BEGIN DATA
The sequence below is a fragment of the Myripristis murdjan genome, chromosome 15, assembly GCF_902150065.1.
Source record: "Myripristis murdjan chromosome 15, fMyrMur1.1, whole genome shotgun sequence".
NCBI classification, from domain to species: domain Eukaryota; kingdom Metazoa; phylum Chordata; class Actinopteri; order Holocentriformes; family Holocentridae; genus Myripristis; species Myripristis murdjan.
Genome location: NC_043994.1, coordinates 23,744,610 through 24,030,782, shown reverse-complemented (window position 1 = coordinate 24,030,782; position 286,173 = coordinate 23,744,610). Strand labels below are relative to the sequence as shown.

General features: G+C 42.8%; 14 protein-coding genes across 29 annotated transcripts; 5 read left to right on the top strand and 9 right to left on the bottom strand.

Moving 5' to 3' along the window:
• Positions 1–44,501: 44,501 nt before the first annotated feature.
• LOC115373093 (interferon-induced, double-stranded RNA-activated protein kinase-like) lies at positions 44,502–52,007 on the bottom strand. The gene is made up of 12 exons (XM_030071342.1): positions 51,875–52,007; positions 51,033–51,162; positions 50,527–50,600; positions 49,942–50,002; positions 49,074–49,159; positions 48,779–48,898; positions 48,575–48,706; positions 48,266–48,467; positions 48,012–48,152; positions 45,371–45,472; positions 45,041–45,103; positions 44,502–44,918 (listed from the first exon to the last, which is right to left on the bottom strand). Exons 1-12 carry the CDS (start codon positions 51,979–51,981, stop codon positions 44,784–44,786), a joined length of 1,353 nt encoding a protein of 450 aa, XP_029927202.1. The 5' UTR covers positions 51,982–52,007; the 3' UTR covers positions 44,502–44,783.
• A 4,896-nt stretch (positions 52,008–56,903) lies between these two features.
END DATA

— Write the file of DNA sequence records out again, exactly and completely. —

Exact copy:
The sequence below is a fragment of the Myripristis murdjan genome, chromosome 15, assembly GCF_902150065.1.
Source record: "Myripristis murdjan chromosome 15, fMyrMur1.1, whole genome shotgun sequence".
NCBI classification, from domain to species: domain Eukaryota; kingdom Metazoa; phylum Chordata; class Actinopteri; order Holocentriformes; family Holocentridae; genus Myripristis; species Myripristis murdjan.
Genome location: NC_043994.1, coordinates 23,744,610 through 24,030,782, shown reverse-complemented (window position 1 = coordinate 24,030,782; position 286,173 = coordinate 23,744,610). Strand labels below are relative to the sequence as shown.

General features: G+C 42.8%; 14 protein-coding genes across 29 annotated transcripts; 5 read left to right on the top strand and 9 right to left on the bottom strand.

Moving 5' to 3' along the window:
• Positions 1–44,501: 44,501 nt before the first annotated feature.
• LOC115373093 (interferon-induced, double-stranded RNA-activated protein kinase-like) lies at positions 44,502–52,007 on the bottom strand. The gene is made up of 12 exons (XM_030071342.1): positions 51,875–52,007; positions 51,033–51,162; positions 50,527–50,600; positions 49,942–50,002; positions 49,074–49,159; positions 48,779–48,898; positions 48,575–48,706; positions 48,266–48,467; positions 48,012–48,152; positions 45,371–45,472; positions 45,041–45,103; positions 44,502–44,918 (listed from the first exon to the last, which is right to left on the bottom strand). Exons 1-12 carry the CDS (start codon positions 51,979–51,981, stop codon positions 44,784–44,786), a joined length of 1,353 nt encoding a protein of 450 aa, XP_029927202.1. The 5' UTR covers positions 51,982–52,007; the 3' UTR covers positions 44,502–44,783.
• A 4,896-nt stretch (positions 52,008–56,903) lies between these two features.